Charlie and Tatum were at the Underground Bar and Grill talking to the some of the locals, when one of them mentioned a bird he had just seen nearby that was “like a kestrel, but larger.” Charlie showed him a photo of a Eurasian Hobby, and he said that was it. And so the chase commenced… So it wasn’t any of the birders that identified the cuckoo as a Hobby.
After heading north, we checked the south end of Clam Lagoon. Still no Spot-billed Duck. But we saw the Brant again.
After checking Shotgun Lake, we decided to go over to Lake Andrew via that road. Good thing we did, as we found a Wood Sandpiper in one of the small wetlands along the way. A lifer for Gabi! Too far for a photo, however…
We returned to Clam Lagoon and at the Breaches had four cooperative Black Oystercatchers. Always a photogenic bird.
Gabi finally got a great look at a Red-faced Cormorant and several Aleutian Terns (both lifers).
Here is the Mandatory Annual Adak Rainbow photo…
The trip list is 61 — below the average 67 — but not bad considering I missed a whole week!
I could only pray to the bird gods that they would stay long enough for me to see them.
We (Gabi and I — see below) headed up to Haven Lake for the swan. YES!
Then up to Clam Lagoon for the duck. YES! (but flew off before photo-op).
Dipped out on the Terek Sandpiper.
Drove around the lagoon, picking up lifers for Gabi. The Bar-tailed Godwit flock had grown to four.
When we had arrived at the Adak Airport, Sam and Steve informed us that they had a Temminck’s Stint in Sweeper Channel! That was our next stop. YES!
We did not see the Hawfinch, but it was late in the day and we didn’t linger.
A great return to Adak.
As I was writing this blog, we got a call on the radio of a possible Eurasian Hobby over by the bar! So off we went.
Met the other birders and chased the bird (a cuckoo, not a falcon) around for a half-hour. Finally got it sitting. A Common Cuckoo! My previous cuckoo sightings on Adak were both immatures in the Fall, basically unidentifiable to species. So this was a nice find.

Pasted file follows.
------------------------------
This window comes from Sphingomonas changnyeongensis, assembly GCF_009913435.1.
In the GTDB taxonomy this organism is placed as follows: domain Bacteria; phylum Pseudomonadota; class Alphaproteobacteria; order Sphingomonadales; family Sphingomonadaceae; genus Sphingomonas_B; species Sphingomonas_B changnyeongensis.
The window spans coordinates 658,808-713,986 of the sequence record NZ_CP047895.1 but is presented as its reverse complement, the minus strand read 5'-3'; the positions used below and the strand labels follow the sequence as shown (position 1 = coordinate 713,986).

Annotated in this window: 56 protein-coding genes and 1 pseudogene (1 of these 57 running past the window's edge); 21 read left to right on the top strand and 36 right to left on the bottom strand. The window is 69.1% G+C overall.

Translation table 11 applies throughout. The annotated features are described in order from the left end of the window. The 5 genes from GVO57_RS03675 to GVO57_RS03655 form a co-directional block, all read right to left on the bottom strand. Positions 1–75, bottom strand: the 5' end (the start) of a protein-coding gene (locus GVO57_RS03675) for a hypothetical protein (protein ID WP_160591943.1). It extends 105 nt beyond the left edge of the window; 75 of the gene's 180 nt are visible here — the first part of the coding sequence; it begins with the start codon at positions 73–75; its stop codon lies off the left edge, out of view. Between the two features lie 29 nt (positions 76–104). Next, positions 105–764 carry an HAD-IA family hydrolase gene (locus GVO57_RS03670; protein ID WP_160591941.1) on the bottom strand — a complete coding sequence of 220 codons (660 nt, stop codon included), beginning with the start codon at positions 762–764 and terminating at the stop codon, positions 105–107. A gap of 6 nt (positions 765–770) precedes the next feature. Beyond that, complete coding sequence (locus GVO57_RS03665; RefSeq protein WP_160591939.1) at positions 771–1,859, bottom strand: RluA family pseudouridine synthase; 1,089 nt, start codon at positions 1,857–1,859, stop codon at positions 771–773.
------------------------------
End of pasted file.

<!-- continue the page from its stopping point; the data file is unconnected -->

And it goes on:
I will update the trip list tomorrow.
Now, about that interruption…
I woke up on 5/19 with gas pains and other pains in my abdomen (front and back). After four hours of no relief, I went to the clinic for help. At first they thought it might be appendicitis, and started the procedures for arranging a MedEvac. As the morning and afternoon wore on, the pains in the front dissipated, but the pain in my lower rear back persisted. I had had a kidney stone many years ago, and it sure felt like that. Kidney stones can be painful and generally non-critical, but they can also do some serious damage. (Side note: one of the taxi drivers that I used while I was in Anchorage had lost a kidney to kidney stones when he was 25!). So better safe than sorry.
The plane finally arrived around 7 pm and off to Anchorage I went (in pain).
When I landed in Anchorage, I was still hurting and they gave me some serious pain medication which alleviated it.
By the time I got to the CT-Scan (a couple hours later), it turns out the stone had already moved down to the bladder. Crises resolved! They kicked me out of the hospital at 3:30 AM!
I finally found a hotel that wasn’t booked up and got a few hours sleep. All day Thursday I had a low fever, so I stayed in my room and rested. The fever broke Thursday night and I felt like a new man. Still, I didn’t do much on Friday, just waiting to get on Saturday’s flight back to Adak. (The Medevac is only one-way.)
During all of this, there were other birders heading out to Adak expecting me to meet them at the Adak Airport (Including a group of 4 “girls” from Denali who arrived on the day I was Medevaced out). The others were surprised to see me at the Anchorage Airport instead. I gave them my story and looked forward to returning to Adak.
One of those was Gabi. She had tried to join two of the groups that were coming out on the 22nd, but they were full, so I offered to let her stay with me.
We took off, got to Cold Bay, took off again, got to Adak, but turned around at the last minute because the cross winds were too great! Talk about adding insult to injury…
Back to Anchorage. There was no room at the inn, so David Sonneborn offered to put me up for the night. And Gabi offered me the use of her car!!!!!
I found a motel for the remaining nights and David also lent me a pair of binoculars.
So I did some Alaska mainland birding for a few days and added several birds to my Alaska list.
The first was Rufous Hummingbird down in Girdwood. Then Surfbirds on the Coastal Trail near West Chester Lagoon. Those, plus the Willow Ptarmigan from earlier in the trip.
Near Girdwood, I had a nice look at a Spruce Grouse (cell-phone photo).
At Lake Hood, I saw Barrow’s Goldeneyes up-close-and-personal (and no good camera!)
The one thing I hate about Alaska is there is no scenery…
So I went to the airport today, got on the plane and it actually landed on Adak.